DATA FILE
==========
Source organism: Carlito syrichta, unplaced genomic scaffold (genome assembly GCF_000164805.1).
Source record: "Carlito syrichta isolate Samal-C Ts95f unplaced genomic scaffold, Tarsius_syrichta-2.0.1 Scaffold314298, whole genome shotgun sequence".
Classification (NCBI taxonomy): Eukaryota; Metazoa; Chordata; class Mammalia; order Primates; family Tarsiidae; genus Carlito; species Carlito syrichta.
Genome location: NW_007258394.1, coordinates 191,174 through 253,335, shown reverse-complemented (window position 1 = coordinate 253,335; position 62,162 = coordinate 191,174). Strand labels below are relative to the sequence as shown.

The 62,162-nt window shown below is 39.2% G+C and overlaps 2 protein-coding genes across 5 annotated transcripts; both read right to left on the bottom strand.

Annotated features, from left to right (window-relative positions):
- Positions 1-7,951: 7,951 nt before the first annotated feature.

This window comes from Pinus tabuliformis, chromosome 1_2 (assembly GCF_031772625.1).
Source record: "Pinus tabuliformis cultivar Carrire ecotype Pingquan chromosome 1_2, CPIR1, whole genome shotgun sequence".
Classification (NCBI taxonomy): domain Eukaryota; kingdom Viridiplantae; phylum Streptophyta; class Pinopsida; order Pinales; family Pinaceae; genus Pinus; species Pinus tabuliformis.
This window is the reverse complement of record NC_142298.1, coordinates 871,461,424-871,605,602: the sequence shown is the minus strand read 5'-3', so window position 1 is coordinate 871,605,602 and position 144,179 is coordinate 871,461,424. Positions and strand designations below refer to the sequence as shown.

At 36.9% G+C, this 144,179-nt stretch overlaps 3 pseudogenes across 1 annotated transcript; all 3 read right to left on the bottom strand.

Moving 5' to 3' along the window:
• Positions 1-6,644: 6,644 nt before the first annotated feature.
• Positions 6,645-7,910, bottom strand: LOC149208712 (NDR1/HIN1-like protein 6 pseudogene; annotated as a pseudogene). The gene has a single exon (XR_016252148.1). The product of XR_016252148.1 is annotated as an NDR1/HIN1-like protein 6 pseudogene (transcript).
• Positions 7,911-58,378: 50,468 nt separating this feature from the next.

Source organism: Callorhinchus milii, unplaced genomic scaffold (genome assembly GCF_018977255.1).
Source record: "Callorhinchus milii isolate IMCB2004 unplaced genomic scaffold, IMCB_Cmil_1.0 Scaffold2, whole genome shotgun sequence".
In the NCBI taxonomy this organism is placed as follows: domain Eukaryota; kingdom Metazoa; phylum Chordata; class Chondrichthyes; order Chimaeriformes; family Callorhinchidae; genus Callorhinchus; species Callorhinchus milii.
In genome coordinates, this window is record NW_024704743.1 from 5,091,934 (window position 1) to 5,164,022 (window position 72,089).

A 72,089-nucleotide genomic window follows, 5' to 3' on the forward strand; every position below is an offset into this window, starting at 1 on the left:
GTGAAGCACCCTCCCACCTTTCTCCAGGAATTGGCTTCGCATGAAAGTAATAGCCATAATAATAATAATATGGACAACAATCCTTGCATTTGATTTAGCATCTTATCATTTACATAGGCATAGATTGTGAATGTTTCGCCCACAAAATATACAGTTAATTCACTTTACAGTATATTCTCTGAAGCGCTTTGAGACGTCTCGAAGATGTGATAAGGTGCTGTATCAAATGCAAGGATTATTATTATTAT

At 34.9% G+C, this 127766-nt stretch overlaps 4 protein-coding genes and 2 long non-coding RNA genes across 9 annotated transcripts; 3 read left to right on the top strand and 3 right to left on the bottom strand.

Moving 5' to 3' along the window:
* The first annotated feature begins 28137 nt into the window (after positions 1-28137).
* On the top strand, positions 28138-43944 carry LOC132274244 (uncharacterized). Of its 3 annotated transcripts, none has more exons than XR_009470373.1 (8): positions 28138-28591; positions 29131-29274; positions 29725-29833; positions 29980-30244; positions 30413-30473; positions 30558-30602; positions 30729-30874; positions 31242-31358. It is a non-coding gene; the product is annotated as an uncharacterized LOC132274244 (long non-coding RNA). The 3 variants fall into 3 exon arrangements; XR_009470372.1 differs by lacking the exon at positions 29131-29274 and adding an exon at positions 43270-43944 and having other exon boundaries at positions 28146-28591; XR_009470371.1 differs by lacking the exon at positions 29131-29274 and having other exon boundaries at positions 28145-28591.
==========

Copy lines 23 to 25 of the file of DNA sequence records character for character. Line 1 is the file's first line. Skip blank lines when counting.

At 34.9% G+C, this 127766-nt stretch overlaps 4 protein-coding genes and 2 long non-coding RNA genes across 9 annotated transcripts; 3 read left to right on the top strand and 3 right to left on the bottom strand.

Moving 5' to 3' along the window:
* The first annotated feature begins 28137 nt into the window (after positions 1-28137).